RBI cannot allow foreign law cos under Fema: SC

Written by Indu Bhan | Indu Bhan | New Delhi | Updated: Jul 5 2012, 06:51am hrs
The Supreme Court on Wednesday asked the RBI not to give permission to foreign law firms to open liaison offices in India under foreign exchange (Fema) laws till the court takes a final call on the issue.

While refusing to stay the Madras High Court judgment, an apex court bench headed by justice RM Lodha sought reply from AK Balaji (the petitioner in the HC), the ministries of law, home, finance and external affairs, income tax department, RBI, and 31 foreign law firms, Integreon, an LPO, and others.

Besides, the court clarified that the foreign law firms should follow Advocates Act,1961, which covers both litigious and non-litigious work.

Earlier in 1994, RBI had allowed three foreign law firms White & Case LLP, Ashurst LLP and Chadbourne & Parke LLP to open liaison offices with the condition that these firms would not earn any income in India.

The lawyers involved in the matter feel that the apex court has in effect barred any kind of legal practice by foreign law firms including advisory work in India till the disposal of the matter.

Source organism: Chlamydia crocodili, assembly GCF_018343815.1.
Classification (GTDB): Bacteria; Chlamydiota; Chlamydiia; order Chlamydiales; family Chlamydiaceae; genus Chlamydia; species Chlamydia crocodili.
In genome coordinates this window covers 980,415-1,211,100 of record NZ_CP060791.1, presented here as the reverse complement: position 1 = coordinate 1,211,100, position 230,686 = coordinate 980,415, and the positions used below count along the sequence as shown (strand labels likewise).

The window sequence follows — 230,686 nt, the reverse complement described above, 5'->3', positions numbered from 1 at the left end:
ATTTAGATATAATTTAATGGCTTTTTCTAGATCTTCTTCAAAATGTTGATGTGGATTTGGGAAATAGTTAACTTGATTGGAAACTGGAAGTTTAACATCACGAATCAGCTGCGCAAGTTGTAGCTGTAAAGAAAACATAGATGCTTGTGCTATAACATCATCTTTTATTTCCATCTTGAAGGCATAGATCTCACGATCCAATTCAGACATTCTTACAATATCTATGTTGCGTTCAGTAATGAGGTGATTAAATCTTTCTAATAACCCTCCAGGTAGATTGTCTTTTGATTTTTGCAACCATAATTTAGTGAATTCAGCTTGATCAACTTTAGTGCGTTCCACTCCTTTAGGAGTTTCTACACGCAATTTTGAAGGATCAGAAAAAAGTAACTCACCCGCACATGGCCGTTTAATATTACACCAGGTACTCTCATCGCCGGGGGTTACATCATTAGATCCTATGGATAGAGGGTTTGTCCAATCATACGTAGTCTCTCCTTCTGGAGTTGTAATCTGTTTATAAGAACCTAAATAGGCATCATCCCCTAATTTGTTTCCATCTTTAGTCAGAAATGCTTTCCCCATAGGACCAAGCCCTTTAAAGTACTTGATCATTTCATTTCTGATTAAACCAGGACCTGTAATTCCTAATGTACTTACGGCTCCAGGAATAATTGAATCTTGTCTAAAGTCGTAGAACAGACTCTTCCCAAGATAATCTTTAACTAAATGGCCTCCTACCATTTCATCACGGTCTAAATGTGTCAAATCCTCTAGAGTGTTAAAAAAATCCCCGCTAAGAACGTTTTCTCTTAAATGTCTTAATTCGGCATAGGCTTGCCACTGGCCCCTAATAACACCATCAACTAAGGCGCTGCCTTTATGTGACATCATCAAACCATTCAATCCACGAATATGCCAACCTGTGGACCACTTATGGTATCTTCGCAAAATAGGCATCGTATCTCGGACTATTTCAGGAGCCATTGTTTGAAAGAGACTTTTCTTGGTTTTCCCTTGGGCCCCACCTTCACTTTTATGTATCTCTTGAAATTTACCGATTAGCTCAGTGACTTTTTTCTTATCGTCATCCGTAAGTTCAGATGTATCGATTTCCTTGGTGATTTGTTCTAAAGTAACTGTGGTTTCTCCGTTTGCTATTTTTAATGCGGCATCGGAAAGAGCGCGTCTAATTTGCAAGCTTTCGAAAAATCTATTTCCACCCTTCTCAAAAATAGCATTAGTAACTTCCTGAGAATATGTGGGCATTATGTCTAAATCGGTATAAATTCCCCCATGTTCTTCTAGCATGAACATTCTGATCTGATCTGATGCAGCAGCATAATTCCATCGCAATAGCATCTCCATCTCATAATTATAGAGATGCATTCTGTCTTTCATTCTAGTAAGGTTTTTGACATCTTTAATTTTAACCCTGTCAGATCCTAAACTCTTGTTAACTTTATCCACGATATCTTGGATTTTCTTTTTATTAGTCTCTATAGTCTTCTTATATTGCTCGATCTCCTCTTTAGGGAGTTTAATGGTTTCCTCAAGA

The Bar Council of India (BCI) has challenged the Madras HC's February 21 judgment that held that foreign law firms or foreign lawyers cannot practice the profession of law in India either on the litigation or non-litigation side, unless they fulfill the requirement of the Advocates Act, 1961 and the BCI rules. However, the HC had stated that there is no bar either in the Advocates Act or the BCI Rules for foreign law firms or foreign lawyers to visit India for a temporary period on a fly in and fly out basis, for the purpose of giving legal advise on foreign law to their clients in India. The HC also held that foreign lawyers cannot be debarred from coming to India and conducting arbitration proceedings in disputes involving international commercial arbitration.

BCI has challenged the Madras HC order on the ground that these foreign law firms are allegedly violating provisions of the 1961 Act by providing legal services in India.

The petition also stated that only lawyers and law firms from those countries that offer similar opportunity to Indian lawyers and law firms should be entitled to practice in India.

Alleging that most foreign law firms exist in India through the Legal Process Outsourcing (LPO) outfits, the council said that most foreign law firms have their back end offices in India, which not only does their back end activities, but also provides legal services in India.

Chennai lawyer Balaji had moved the HC just few months after the Bombay High Court had passed a landmark judgment which practically denied foreign law firms entry into India on the basis of the existing laws.